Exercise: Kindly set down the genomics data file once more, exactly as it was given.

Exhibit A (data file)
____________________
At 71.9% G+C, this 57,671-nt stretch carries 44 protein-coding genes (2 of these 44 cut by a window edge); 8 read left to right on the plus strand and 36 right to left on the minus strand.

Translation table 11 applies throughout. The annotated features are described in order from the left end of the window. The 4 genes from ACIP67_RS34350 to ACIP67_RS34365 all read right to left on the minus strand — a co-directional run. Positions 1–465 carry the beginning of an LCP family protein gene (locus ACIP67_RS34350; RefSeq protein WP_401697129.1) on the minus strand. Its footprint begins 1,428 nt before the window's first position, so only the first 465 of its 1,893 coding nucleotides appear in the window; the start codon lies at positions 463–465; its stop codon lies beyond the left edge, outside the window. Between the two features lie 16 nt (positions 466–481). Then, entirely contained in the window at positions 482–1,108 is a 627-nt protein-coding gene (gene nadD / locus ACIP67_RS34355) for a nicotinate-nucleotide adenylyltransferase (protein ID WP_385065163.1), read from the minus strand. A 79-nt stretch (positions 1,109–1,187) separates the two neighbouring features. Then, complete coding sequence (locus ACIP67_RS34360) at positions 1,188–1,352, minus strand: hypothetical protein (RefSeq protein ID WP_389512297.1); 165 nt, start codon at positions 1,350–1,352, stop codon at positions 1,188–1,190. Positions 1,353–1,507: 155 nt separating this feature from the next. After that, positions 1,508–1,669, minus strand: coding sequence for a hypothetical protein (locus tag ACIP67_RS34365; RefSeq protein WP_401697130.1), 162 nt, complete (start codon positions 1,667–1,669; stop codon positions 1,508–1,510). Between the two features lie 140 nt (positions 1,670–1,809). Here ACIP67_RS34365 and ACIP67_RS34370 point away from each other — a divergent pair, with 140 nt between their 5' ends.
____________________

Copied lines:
At 71.9% G+C, this 57,671-nt stretch carries 44 protein-coding genes (2 of these 44 cut by a window edge); 8 read left to right on the plus strand and 36 right to left on the minus strand.

Translation table 11 applies throughout. The annotated features are described in order from the left end of the window. The 4 genes from ACIP67_RS34350 to ACIP67_RS34365 all read right to left on the minus strand — a co-directional run. Positions 1–465 carry the beginning of an LCP family protein gene (locus ACIP67_RS34350; RefSeq protein WP_401697129.1) on the minus strand. Its footprint begins 1,428 nt before the window's first position, so only the first 465 of its 1,893 coding nucleotides appear in the window; the start codon lies at positions 463–465; its stop codon lies beyond the left edge, outside the window. Between the two features lie 16 nt (positions 466–481). Then, entirely contained in the window at positions 482–1,108 is a 627-nt protein-coding gene (gene nadD / locus ACIP67_RS34355) for a nicotinate-nucleotide adenylyltransferase (protein ID WP_385065163.1), read from the minus strand. A 79-nt stretch (positions 1,109–1,187) separates the two neighbouring features. Then, complete coding sequence (locus ACIP67_RS34360) at positions 1,188–1,352, minus strand: hypothetical protein (RefSeq protein ID WP_389512297.1); 165 nt, start codon at positions 1,350–1,352, stop codon at positions 1,188–1,190. Positions 1,353–1,507: 155 nt separating this feature from the next. After that, positions 1,508–1,669, minus strand: coding sequence for a hypothetical protein (locus tag ACIP67_RS34365; RefSeq protein WP_401697130.1), 162 nt, complete (start codon positions 1,667–1,669; stop codon positions 1,508–1,510). Between the two features lie 140 nt (positions 1,670–1,809). Here ACIP67_RS34365 and ACIP67_RS34370 point away from each other — a divergent pair, with 140 nt between their 5' ends.